Another sign of milk spoilage is that it gets a lumpy texture and a slightly yellow color. Thus, if the milk smells, changes in color, or has a lumpy texture, it is spoiled and may be unsafe for consumption. It is not advisable to taste milk to know if it is spoiled.

What to do if milk curdles while boiling?

You now know why milk curdles but how can you stop your milk from curdling when boiling it?

  1. Pasteurize

You can pasteurize milk within the first week. 5 days is the typical number of days to have the milk pasteurized.

Pasteurization keeps your milk from being too acidic and separating. When you boil the milk, it destroys every LAB bacteria and ensures that the pH of the milk remains relatively stable for reheating another time.

  1. Low heating

You want to heat the milk slowly instead of allowing it to boil. Bring the milk to heat gently at medium-low heat until it simmers, not a complete boil, to increase the pH and keep the lactose in place.

  1. Start with a small amount

You should start by heating a small amount of the milk if it is more than a week old. Make a test batch to help prevent wasting a whole gallon of raw milk you could use for baking or cooking.

Non curdled milk

For this section, we made picks of milk you should buy that will not curdle. Consider investing in the following:

  1. Silk Shelf-Stable Soy Milk, Original, Dairy-Free, Vegan, Non-GMO Project Verified, 1 Quart (Pack of 6)

We picked this silk shelf-stable soy milk because:

It is delicious

Add this soymilk to your pantry for its deliciousness and rich, creamy taste. It goes well whether you add it to coffee, pour it over cereal, or enjoy it alone.

Shelf-stable

We like that this is shelf-stable milk packed specially for convenience, non-refrigerated storage. Only put it in the fridge after opening it once.

Wholesome

Apart from being so deliciously wholesome, this milk does not contain any of the following:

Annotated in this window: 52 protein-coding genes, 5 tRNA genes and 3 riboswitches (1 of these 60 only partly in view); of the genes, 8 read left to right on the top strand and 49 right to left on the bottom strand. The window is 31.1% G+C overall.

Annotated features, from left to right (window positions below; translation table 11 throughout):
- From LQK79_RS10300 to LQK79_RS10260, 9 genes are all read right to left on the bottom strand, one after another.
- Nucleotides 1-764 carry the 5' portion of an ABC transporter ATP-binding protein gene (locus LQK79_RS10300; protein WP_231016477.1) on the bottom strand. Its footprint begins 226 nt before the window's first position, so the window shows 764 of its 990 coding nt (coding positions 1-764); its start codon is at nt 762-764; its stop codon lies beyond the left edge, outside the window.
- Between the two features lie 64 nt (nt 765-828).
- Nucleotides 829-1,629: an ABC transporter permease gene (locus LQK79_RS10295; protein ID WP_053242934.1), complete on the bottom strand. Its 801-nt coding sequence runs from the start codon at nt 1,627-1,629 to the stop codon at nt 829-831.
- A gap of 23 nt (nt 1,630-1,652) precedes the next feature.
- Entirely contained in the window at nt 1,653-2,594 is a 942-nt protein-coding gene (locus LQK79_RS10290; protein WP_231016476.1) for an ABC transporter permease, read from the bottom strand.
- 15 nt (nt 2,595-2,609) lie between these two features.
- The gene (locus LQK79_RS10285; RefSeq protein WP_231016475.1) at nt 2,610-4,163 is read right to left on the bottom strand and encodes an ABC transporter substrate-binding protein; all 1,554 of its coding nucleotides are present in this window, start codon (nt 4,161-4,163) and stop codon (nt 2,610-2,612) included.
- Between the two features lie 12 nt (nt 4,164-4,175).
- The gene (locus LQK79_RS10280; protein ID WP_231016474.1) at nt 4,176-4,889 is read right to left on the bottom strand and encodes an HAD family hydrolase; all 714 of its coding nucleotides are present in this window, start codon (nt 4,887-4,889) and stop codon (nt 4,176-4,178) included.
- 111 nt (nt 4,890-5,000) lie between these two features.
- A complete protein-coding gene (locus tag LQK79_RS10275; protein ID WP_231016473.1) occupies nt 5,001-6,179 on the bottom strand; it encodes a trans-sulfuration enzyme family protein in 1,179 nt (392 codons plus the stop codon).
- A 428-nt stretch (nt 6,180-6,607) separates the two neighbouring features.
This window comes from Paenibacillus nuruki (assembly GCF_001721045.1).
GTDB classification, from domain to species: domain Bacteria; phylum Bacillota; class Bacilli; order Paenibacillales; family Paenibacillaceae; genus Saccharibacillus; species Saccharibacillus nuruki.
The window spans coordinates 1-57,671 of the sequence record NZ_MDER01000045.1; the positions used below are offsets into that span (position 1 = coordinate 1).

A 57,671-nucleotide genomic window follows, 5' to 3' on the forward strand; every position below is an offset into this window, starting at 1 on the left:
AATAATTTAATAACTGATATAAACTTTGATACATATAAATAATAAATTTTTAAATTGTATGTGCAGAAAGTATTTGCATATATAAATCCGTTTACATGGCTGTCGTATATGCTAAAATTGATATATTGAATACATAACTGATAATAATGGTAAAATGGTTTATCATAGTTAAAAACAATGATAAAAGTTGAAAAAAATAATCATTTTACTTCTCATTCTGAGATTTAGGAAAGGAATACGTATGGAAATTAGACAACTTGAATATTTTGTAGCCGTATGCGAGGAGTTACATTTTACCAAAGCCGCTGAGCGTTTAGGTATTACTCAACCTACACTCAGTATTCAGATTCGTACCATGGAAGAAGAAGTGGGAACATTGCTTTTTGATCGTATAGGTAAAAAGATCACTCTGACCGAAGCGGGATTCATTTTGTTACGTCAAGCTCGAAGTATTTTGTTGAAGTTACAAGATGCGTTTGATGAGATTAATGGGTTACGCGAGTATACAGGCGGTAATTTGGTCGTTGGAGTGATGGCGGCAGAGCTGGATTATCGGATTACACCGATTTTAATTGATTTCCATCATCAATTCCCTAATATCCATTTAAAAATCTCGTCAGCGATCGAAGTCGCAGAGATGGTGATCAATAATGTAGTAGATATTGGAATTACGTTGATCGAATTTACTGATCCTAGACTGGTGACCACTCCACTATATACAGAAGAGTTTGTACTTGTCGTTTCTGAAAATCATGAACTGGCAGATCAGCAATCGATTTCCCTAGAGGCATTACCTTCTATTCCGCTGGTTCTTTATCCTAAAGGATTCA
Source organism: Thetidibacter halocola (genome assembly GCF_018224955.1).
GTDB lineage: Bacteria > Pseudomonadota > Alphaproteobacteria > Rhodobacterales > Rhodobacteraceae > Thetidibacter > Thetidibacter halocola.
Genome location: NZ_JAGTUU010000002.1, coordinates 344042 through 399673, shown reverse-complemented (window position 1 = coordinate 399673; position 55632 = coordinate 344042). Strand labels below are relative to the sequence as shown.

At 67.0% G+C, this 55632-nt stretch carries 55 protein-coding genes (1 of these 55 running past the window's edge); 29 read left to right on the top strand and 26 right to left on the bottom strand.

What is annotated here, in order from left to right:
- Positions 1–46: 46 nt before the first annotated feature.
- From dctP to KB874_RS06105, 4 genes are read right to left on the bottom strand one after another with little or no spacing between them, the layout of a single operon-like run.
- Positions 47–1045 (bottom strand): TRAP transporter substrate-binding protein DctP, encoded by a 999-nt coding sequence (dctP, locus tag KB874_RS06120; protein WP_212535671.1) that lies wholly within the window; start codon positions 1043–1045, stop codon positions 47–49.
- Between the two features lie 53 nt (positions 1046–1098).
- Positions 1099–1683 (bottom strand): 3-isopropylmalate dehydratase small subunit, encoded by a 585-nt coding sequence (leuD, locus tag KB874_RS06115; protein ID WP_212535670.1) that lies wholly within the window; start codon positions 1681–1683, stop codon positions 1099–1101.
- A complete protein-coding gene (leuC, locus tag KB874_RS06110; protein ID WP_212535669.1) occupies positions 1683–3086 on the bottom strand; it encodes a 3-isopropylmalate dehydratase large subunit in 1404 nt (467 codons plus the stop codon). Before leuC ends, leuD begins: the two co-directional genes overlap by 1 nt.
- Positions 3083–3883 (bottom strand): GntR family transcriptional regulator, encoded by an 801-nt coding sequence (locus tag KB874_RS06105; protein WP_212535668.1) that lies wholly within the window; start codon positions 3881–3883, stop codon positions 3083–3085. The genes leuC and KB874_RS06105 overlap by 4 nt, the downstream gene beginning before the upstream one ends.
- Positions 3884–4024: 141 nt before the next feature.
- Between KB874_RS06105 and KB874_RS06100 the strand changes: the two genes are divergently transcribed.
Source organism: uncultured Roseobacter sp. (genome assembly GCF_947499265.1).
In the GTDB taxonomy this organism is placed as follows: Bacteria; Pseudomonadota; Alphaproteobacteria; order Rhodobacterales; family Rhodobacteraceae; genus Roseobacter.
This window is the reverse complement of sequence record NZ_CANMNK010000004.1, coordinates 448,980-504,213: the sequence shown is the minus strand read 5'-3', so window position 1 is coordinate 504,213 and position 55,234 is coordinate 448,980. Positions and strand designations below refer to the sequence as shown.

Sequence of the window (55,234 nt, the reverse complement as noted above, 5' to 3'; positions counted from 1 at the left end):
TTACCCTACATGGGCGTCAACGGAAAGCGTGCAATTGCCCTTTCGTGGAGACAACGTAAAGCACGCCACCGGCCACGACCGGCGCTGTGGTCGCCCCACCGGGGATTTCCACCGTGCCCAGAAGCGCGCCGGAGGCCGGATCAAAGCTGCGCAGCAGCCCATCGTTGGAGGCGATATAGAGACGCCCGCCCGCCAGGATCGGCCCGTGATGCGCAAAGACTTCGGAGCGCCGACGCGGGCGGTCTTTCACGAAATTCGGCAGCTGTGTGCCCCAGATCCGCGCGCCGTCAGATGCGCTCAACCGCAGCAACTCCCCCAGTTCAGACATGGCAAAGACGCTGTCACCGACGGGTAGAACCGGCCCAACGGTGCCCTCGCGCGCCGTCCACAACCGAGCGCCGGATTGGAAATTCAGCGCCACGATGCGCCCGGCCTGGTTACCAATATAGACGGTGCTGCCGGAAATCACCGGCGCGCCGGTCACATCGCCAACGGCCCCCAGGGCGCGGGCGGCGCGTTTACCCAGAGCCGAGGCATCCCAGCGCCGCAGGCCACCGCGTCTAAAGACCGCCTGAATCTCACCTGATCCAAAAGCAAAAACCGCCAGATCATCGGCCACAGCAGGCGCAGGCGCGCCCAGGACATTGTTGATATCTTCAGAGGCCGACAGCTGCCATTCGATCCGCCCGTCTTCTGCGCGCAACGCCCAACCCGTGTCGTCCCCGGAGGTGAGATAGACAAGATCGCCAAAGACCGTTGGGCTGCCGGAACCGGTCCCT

• Dairy
  • Lactose
  • Casein
  • Carrageenan
  • Gluten
  • Egg
  • Peanut
  • MSG

Nutritious

This milk is a nutritional powerhouse with 50% more calcium than your daily dairy milk. It contains soy protein but is low in saturated fat and has no cholesterol.

This non-GMO verified, vegan-friendly soy milk also uses no artificial colors or flavors, a decent healthy investment to make.

What we don’t like

We ordered this milk 8 times. However, the past 2 orders arrived damaged. Our tasters felt terrible but Amazon sent replacement packages within 3 days. Again, we received 3 ruptured cartons.

The problem here is that the box is too heavy and gets tossed around carelessly.

  1. Califia Farms – Oat Milk, Unsweetened Barista Blend, 32 Fl Oz (Pack of 6) | Shelf Stable | Non Dairy Milk | Creamer | Vegan | Plant Based | Gluten-Free | Non-GMO

Califia Farms’ milk is our second pick. We selected this milk for the following reasons:

Barista blend

We think this oat milk barista blend steams beautifully and pairs perfectly with coffee. It is also really delicious if consumed alone.

Source

Produced from North American-grown whole rolled, gluten-free oats. Already ready to drink, this is unsweetened milk to buy.

This milk is free from or does not contain the following:

  • Gums or stabilizers
  • Nut
  • Allergen-free
  • Soy
  • GMO
  • Gluten

Perfect for shelf storage, and will not curdle when boiled.

What we don’t like

The flavor and nutritional values are what you want from milk. However, this milk does not froth well when heated. We made an exception for its price though.

Also, try this milk with a cold brew to unleash sweetness and flavor.

Is curdled milk safe to eat?

Curdled milk may be safe to eat. If your sauces and soups contain milk, simmering or boiling may result in curdling. Although curdled milk may be safe to eat, it is not particularly appetizing.

Milk may be curdled but is “far from useless“. But it is advisable to dispose of your milk if it is old, curdled, slimy, or grows mold.

The smell alone will be a complete turnoff. You may not even have to taste it since the foul smell is a deterrent in itself.

Suppose you manage to get past the unpleasant smell and taste. It is a bad idea to drink spoiled milk. Spoiled milk will cause food poisoning, leading to uncomfortable digestive symptoms, including nausea, stomach pain, diarrhea, and vomiting.

If you have accidentally ingested a small sip of spoiled milk, you have nothing to worry about. Consuming it in large or even moderate quantities is when the milk will react badly in your body. But if you can, stay away from even the slightest sip of it.